Second pit bull attack adds to calls for stricter control

A second pit bull attack inside a week in Co Kerry has intensified calls for stricter enforcement of laws for the control of dangerous dogs.

On Thursday, an unmuzzled pit bull terrier bit a cow on the nose which was grazing in a field at Clash, on the outskirts of Tralee.

The incident came four days after another pit bull savaged a pet husky dog, called Neeko, in a park at Shanakill, on the other side of Tralee. In that incident, the pit bull was put down. The seven-month-old husky sustained a number of injuries but is recovering after veterinary treatment.

Kerry chairman of the Irish Farmers’ Association (IFA), Sean Brosnan yesterday said there was increasing concern about dangers posed by pitbull-type dogs roaming around and not being properly controlled.

“The cow was probably defending her calf and, if anyone had possibly tried to stop the dog, they might not have succeeded,” he said.

“All this comes back to the dog owners who must be responsible. It’s a very worrying situation for everybody. The Dogs Act needs to be enforced. Often, a dog will have left the scene when an attack is discovered and it can be very difficult to identify them for that reason,” he said.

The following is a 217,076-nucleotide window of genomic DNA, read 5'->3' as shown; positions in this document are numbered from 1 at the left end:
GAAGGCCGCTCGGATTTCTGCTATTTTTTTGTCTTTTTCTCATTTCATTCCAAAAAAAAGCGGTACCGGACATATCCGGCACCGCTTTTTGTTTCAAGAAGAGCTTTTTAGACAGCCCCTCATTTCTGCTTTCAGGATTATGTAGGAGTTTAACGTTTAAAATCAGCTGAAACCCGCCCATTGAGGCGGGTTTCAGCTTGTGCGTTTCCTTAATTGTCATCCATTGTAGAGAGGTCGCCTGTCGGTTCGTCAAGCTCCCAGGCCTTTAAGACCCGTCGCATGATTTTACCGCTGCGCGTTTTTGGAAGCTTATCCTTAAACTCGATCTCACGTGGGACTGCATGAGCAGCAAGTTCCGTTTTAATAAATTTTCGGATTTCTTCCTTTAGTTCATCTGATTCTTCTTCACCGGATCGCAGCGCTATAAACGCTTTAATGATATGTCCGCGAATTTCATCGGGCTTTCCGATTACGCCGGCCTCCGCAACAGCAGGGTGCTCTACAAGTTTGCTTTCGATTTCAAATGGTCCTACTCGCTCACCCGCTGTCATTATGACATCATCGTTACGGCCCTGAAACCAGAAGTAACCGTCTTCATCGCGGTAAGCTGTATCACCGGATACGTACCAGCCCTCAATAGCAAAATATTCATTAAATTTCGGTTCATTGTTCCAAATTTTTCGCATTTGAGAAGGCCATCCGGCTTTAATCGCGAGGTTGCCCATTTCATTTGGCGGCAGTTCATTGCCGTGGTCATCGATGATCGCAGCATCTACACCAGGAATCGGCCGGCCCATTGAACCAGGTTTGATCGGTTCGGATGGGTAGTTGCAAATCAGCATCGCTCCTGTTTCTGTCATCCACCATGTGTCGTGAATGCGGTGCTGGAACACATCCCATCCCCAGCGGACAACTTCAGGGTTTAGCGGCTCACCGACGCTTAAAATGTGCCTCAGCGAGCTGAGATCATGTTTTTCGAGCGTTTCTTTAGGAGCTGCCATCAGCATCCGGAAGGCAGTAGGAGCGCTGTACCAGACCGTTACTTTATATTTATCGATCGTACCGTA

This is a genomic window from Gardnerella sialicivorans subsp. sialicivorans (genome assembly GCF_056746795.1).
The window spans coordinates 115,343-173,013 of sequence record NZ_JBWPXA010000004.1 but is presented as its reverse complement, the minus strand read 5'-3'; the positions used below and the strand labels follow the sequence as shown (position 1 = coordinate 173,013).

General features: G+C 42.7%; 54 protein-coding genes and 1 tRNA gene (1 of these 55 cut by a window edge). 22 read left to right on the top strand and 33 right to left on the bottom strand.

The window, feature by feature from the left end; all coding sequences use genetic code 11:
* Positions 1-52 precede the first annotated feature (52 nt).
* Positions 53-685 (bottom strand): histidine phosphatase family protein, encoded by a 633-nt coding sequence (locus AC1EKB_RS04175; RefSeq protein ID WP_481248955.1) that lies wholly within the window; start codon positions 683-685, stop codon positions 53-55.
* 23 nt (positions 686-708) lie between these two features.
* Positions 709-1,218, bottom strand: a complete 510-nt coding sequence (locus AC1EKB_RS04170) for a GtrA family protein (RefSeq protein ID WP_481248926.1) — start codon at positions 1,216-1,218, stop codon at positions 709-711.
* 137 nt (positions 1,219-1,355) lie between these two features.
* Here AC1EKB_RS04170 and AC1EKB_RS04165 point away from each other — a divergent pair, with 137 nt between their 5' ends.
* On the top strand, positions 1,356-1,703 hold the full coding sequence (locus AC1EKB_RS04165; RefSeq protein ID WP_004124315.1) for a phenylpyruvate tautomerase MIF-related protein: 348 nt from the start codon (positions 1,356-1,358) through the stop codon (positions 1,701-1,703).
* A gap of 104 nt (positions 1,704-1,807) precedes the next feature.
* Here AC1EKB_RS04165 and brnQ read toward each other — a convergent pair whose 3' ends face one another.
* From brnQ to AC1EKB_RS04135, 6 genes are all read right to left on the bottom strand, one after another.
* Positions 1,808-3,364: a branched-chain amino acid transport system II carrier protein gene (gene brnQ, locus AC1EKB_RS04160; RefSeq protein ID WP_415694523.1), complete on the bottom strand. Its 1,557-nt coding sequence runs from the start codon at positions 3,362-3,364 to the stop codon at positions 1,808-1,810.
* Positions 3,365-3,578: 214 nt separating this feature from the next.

Mr Brosnan also suggested there should be greater implementation of the legislation regarding a register of dogs designated for special control; a better identification system and more expensive licences.

Gardaí and Kerry County Council are investigating the latest attack and are believed to have identified the dog owner. The cow was not seriously injured.

Also, on Thursday, a number of people, who said they saw three pit bull terriers in the Oakpark area of Tralee, contacted the authorities.

Eleven specified dog breeds, including pitbulls, rottweilers and alsatians, are subject to strict regulations under the Dogs Act 1998. Such breeds must be kept on a strong lead by a person age over 16 years; must be muzzled when in public and have a collar with the owner’s name and address.

Separately, all dogs were recently banned from Carrantuohill, Ireland’s highest mountain, in a joint move by landowners and South Kerry Development Partnership.

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